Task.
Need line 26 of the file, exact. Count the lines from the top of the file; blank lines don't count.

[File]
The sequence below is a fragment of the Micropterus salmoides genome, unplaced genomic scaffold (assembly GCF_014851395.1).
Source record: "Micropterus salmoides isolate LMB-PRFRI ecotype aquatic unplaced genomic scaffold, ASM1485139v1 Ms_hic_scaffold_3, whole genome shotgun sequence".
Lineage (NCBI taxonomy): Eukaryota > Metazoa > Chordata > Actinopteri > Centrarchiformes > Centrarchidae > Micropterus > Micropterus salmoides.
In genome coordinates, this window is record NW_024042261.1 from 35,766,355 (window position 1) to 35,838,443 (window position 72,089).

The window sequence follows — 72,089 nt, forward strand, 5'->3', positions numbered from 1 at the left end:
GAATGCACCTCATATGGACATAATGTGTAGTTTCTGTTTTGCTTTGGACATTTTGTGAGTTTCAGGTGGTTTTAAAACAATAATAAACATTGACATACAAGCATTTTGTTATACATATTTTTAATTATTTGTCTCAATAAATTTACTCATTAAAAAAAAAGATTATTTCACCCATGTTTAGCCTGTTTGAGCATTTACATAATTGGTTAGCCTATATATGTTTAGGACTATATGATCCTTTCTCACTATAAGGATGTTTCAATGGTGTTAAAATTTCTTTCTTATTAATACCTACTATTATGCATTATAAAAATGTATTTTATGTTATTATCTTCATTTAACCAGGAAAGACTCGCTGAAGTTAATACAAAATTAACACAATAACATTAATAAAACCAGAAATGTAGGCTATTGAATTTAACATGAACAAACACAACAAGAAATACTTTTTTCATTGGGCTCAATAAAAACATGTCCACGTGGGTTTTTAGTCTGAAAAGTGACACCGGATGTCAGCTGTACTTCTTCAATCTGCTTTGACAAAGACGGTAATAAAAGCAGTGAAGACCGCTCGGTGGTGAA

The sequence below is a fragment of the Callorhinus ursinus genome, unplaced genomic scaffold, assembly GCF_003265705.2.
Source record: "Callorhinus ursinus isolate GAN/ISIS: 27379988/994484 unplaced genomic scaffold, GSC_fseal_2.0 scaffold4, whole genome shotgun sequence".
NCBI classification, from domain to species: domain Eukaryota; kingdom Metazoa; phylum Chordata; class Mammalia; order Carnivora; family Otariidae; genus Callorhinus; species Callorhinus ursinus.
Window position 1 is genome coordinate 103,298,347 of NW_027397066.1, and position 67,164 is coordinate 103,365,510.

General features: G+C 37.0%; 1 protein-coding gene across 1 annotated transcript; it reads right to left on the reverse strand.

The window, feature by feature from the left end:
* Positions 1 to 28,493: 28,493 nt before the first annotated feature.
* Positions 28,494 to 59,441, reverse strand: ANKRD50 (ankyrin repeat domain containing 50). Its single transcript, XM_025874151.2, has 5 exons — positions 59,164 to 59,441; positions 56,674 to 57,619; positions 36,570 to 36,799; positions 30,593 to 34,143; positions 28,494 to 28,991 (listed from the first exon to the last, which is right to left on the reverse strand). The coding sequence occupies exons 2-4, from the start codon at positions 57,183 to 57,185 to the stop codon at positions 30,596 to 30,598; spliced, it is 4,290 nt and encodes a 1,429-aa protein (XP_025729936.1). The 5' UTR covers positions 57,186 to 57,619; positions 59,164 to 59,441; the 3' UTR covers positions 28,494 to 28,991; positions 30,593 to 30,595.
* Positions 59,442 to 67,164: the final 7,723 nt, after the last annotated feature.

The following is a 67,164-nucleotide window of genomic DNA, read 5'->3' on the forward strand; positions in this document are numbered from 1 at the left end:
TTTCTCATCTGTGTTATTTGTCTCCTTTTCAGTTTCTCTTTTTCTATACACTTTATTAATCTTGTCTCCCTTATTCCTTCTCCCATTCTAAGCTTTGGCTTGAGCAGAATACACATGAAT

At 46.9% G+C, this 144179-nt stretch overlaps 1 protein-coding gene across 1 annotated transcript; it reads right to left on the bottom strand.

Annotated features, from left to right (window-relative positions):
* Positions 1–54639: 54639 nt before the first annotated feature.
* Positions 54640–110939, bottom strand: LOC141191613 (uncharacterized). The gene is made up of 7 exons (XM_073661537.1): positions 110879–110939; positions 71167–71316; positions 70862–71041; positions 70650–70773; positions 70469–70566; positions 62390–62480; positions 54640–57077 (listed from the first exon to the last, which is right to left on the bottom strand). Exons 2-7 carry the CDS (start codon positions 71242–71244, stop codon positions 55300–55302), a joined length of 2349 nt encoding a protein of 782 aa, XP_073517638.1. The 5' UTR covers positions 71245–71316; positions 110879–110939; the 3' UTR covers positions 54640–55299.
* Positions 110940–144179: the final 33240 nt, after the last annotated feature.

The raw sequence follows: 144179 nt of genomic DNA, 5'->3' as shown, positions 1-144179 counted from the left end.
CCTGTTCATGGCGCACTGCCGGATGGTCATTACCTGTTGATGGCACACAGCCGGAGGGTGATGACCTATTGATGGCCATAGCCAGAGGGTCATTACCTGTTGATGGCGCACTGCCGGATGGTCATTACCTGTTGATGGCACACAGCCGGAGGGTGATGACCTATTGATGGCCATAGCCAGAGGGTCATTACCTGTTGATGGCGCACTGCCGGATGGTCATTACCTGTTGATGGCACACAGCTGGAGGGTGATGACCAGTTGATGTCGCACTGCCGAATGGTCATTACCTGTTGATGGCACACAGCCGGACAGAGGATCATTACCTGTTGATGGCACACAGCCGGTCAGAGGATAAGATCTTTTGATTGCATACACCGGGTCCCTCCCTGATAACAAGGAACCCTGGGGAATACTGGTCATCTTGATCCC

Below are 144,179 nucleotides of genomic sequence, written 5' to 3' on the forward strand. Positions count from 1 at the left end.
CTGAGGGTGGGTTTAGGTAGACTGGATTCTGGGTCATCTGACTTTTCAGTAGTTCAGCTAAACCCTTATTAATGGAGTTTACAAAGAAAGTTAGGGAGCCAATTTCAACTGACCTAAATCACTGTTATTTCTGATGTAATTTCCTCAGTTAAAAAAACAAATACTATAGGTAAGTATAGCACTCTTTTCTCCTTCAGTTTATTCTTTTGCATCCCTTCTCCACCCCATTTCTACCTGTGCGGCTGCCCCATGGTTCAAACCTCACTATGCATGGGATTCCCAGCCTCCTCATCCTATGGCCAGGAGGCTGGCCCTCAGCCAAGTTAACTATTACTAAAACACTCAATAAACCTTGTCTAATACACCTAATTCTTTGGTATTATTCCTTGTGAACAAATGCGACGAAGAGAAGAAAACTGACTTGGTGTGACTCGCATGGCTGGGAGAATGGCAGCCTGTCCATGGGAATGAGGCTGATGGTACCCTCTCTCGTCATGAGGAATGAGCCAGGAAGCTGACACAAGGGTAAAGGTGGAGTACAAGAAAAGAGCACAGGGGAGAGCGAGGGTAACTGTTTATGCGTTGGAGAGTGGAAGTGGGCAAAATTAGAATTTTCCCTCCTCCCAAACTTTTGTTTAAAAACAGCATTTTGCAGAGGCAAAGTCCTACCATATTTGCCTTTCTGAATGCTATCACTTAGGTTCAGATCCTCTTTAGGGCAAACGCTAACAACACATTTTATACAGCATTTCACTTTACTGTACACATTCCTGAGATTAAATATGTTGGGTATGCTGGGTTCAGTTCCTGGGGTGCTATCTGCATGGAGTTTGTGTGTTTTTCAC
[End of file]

CTGAGGGTGGGTTTAGGTAGACTGGATTCTGGGTCATCTGACTTTTCAGTAGTTCAGCTAAACCCTTATTAATGGAGTTTACAAAGAAAGTTAGGGAGCCAATTTCAACTGACCTAAATCACTGTTATTTCTGATGTAATTTCCTCAGTTAAAAAAACAAATACTATAGGTAAGTATAGCACTCTTTTCTCCTTCAGTTTATTCTTTTGCATCCCTTCTCCACCCCATTTCTACCTGTGCGGCTGCCCCATGGTTCAAACCTCACTATGCATGGGATTCCCAGCCTCCTCATCCTATGGCCAGGAGGCTGGCCCTCAGCCAAGTTAACTATTACTAAAACACTCAATAAACCTTGTCTAATACACCTAATTCTTTGGTATTATTCCTTGTGAACAAATGCGACGAAGAGAAGAAAACTGACTTGGTGTGACTCGCATGGCTGGGAGAATGGCAGCCTGTCCATGGGAATGAGGCTGATGGTACCCTCTCTCGTCATGAGGAATGAGCCAGGAAGCTGACACAAGGGTAAAGGTGGAGTACAAGAAAAGAGCACAGGGGAGAGCGAGGGTAACTGTTTATGCGTTGGAGAGTGGAAGTGGGCAAAATTAGAATTTTCCCTCCTCCCAAACTTTTGTTTAAAAACAGCATTTTGCAGAGGCAAAGTCCTACCATATTTGCCTTTCTGAATGCTATCACTTAGGTTCAGATCCTCTTTAGGGCAAACGCTAACAACACATTTTATACAGCATTTCACTTTACTGTACACATTCCTGAGATTAAATATGTTGGGTATGCTGGGTTCAGTTCCTGGGGTGCTATCTGCATGGAGTTTGTGTGTTTTTCAC